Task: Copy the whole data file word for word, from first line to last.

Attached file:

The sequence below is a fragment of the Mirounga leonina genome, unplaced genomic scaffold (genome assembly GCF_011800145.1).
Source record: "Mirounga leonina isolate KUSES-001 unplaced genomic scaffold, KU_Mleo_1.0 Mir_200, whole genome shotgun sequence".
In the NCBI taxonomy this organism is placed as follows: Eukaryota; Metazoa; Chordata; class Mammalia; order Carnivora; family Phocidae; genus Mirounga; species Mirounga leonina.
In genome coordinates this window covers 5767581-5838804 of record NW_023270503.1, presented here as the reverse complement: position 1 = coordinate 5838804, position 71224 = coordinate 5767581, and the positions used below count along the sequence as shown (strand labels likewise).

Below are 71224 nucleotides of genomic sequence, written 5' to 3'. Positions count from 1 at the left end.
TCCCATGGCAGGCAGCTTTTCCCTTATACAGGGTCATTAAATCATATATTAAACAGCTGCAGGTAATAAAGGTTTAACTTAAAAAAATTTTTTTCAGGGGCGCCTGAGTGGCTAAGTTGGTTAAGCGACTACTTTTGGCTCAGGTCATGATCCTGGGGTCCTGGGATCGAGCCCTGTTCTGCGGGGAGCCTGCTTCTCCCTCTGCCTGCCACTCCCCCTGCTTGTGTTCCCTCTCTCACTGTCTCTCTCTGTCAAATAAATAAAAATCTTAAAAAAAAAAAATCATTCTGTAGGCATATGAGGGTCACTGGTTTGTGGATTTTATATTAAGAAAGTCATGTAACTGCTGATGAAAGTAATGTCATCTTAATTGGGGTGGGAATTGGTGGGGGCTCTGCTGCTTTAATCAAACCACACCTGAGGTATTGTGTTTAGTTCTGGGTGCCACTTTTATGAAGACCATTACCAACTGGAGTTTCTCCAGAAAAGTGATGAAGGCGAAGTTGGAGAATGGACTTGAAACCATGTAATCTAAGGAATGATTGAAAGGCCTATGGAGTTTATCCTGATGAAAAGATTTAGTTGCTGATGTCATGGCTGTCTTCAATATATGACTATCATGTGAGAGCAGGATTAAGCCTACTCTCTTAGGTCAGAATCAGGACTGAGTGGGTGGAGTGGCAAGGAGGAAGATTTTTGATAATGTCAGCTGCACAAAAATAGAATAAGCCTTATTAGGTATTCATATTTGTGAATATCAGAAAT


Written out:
The sequence below is a fragment of the Mirounga leonina genome, unplaced genomic scaffold (genome assembly GCF_011800145.1).
Source record: "Mirounga leonina isolate KUSES-001 unplaced genomic scaffold, KU_Mleo_1.0 Mir_200, whole genome shotgun sequence".
In the NCBI taxonomy this organism is placed as follows: Eukaryota; Metazoa; Chordata; class Mammalia; order Carnivora; family Phocidae; genus Mirounga; species Mirounga leonina.
In genome coordinates this window covers 5767581-5838804 of record NW_023270503.1, presented here as the reverse complement: position 1 = coordinate 5838804, position 71224 = coordinate 5767581, and the positions used below count along the sequence as shown (strand labels likewise).

Below are 71224 nucleotides of genomic sequence, written 5' to 3'. Positions count from 1 at the left end.
TCCCATGGCAGGCAGCTTTTCCCTTATACAGGGTCATTAAATCATATATTAAACAGCTGCAGGTAATAAAGGTTTAACTTAAAAAAATTTTTTTCAGGGGCGCCTGAGTGGCTAAGTTGGTTAAGCGACTACTTTTGGCTCAGGTCATGATCCTGGGGTCCTGGGATCGAGCCCTGTTCTGCGGGGAGCCTGCTTCTCCCTCTGCCTGCCACTCCCCCTGCTTGTGTTCCCTCTCTCACTGTCTCTCTCTGTCAAATAAATAAAAATCTTAAAAAAAAAAAATCATTCTGTAGGCATATGAGGGTCACTGGTTTGTGGATTTTATATTAAGAAAGTCATGTAACTGCTGATGAAAGTAATGTCATCTTAATTGGGGTGGGAATTGGTGGGGGCTCTGCTGCTTTAATCAAACCACACCTGAGGTATTGTGTTTAGTTCTGGGTGCCACTTTTATGAAGACCATTACCAACTGGAGTTTCTCCAGAAAAGTGATGAAGGCGAAGTTGGAGAATGGACTTGAAACCATGTAATCTAAGGAATGATTGAAAGGCCTATGGAGTTTATCCTGATGAAAAGATTTAGTTGCTGATGTCATGGCTGTCTTCAATATATGACTATCATGTGAGAGCAGGATTAAGCCTACTCTCTTAGGTCAGAATCAGGACTGAGTGGGTGGAGTGGCAAGGAGGAAGATTTTTGATAATGTCAGCTGCACAAAAATAGAATAAGCCTTATTAGGTATTCATATTTGTGAATATCAGAAAT